Update: Jon Udell addresses this today from another angle, i.e. the query language instead of the data model. Here's his conclusion: It's about smooth interop between the next-gen Windows filesystem and the larger ecosystem it will play in. If Microsoft will be getting into the role of "schema provider" they'll have to do better than their recent Office XML provisions. The rest of us want multiple platforms and an unencumbered standard.
Microsoft will obviously drive the initial schemas required by the core system - such as Contact - but where will it go from there?
Nothing two years away in the computer industry is obvious to me. One thing that is not obvious at all to me is why wait two years?
For one thing, Macromedia has a pretty good story with Central, which is based on Flash, is in beta already, and already includes a growing list of initial schemas, such as Contact. A second example is Chandler, which will also have a repository of arbitrary types of Items, including an initial set for the functionality that will come out of the box. Both Central and Chandler are attempts at a multi-application framework for "rich clients" bases on semi-structured information.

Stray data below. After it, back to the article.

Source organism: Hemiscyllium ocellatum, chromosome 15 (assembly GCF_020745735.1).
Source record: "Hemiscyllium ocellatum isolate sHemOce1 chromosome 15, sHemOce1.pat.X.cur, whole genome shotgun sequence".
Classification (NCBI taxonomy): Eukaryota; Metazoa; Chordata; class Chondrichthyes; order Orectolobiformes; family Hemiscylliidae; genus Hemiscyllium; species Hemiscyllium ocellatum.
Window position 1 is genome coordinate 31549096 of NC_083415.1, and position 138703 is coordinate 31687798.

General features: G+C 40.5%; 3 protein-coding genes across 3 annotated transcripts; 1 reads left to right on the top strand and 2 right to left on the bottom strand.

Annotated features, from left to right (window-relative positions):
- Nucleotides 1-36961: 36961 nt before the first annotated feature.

I could guess how such a set of schemas could be aided by WinFS, but is Microsoft making this point themselves? How do we know they'll get it right? Is there a convincing reason to wait for WinFS to begin?
I think we have what we need for the back end and front end of a new ecosystem of semi-structured information. I don't see how waiting two years or so for Microsoft is going to help. The key will be evolving these multiple attempts to be more aware of each other, not to wait for Microsoft to eventually get around to duplicating these ideas in some singular vision.